from Jacqui and me to this record of our experiences as new beekeepers in The Marches.

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Thursday, 7 June 2012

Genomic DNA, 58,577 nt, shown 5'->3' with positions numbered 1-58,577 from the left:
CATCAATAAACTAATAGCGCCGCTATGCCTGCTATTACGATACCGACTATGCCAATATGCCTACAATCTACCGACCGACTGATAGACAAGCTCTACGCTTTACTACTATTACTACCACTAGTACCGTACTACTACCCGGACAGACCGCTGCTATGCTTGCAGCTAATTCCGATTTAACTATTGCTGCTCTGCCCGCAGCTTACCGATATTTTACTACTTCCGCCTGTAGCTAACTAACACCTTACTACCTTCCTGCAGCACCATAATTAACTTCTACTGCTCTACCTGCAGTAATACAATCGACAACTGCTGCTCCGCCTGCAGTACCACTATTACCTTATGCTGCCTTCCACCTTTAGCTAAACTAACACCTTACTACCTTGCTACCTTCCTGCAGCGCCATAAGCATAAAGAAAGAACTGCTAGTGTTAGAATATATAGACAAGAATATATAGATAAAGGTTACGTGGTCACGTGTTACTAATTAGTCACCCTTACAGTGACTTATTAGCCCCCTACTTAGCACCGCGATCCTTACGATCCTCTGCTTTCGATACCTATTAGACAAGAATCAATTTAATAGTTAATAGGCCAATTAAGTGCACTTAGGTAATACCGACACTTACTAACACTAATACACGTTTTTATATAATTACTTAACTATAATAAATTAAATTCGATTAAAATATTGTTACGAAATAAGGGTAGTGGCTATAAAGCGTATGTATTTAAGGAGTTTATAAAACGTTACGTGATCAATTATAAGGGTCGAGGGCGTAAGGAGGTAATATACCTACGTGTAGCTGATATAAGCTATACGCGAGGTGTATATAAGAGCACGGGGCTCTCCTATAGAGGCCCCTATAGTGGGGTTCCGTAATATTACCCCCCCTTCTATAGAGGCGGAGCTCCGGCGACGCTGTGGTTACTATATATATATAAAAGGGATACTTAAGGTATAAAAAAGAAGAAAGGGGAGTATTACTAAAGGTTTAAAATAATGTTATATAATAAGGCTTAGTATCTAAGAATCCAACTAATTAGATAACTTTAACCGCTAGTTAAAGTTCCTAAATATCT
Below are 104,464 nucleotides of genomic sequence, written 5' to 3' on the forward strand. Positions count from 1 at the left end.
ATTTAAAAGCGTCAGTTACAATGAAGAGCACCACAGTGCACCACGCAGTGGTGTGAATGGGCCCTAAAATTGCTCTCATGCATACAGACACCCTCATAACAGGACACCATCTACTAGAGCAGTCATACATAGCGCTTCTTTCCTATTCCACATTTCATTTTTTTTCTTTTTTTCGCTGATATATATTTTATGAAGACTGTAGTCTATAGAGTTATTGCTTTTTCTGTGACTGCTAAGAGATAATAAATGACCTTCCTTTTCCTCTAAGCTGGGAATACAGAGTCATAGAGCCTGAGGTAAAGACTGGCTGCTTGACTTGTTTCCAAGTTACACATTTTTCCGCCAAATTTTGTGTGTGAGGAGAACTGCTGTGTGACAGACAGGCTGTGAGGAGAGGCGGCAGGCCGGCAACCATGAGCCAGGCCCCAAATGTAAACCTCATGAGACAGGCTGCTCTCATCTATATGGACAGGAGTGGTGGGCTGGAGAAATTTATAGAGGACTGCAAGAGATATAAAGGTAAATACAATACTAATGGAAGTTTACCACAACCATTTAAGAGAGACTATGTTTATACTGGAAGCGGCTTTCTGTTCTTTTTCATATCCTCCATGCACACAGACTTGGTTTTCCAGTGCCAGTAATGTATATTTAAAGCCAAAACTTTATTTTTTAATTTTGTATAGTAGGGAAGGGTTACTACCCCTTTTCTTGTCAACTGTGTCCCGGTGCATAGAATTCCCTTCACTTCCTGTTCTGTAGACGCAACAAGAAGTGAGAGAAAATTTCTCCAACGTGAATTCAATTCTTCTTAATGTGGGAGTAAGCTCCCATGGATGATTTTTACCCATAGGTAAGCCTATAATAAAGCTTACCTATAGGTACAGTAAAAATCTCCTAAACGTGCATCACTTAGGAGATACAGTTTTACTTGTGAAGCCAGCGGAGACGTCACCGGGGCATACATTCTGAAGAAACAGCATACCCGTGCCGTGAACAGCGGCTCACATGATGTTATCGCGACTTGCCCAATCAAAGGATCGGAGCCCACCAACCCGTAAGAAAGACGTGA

Ooops! - far too long since my last post. Not because our interest in the bees has been waning, on the contrary they have kept us busy and what with record keeping and other stuff I have simply neglected the computer screen. In the event last year did not produce much honey. Poor weather resulted in very poor nectar flow during June/July. It only really picked up in September when we were treating with Thymol against the Varroa mite. That meant that we could not extract honey for human consumption. It was left for the bees. They were fed during the Autumn and found a good crop from Himalayan Balsam by the river Clun. We entered the winter with three good colonies and one very weak one. The weather was unseasonally warm at times with the result that the bees were flying throughout December. The picture below is exceptional not for it's quality but for the fact that it was taken at 3.00pm on the 31st December 2011, a bee returning with pollen!!! The problem with bees flying in winter is that they are using more energy from stores in the hive than they are collecting. The hive outgoings are greater than the income and starvation is a real danger. All hives were checked early in January when treated with Oxalic acid (against Varroa) and found to be fine but by the end of the month one colony was discovered dead through starvation. You can tell because many bees are head down in the cells with backsides in the air. We fed pretty well continuously through late winter into spring and were rewarded with 2 strong colonies and one still very weak. The plan for 2012 involved a determination to be halfway competent at the craft, some queen rearing and increase in colony numbers. Next post will describe progress

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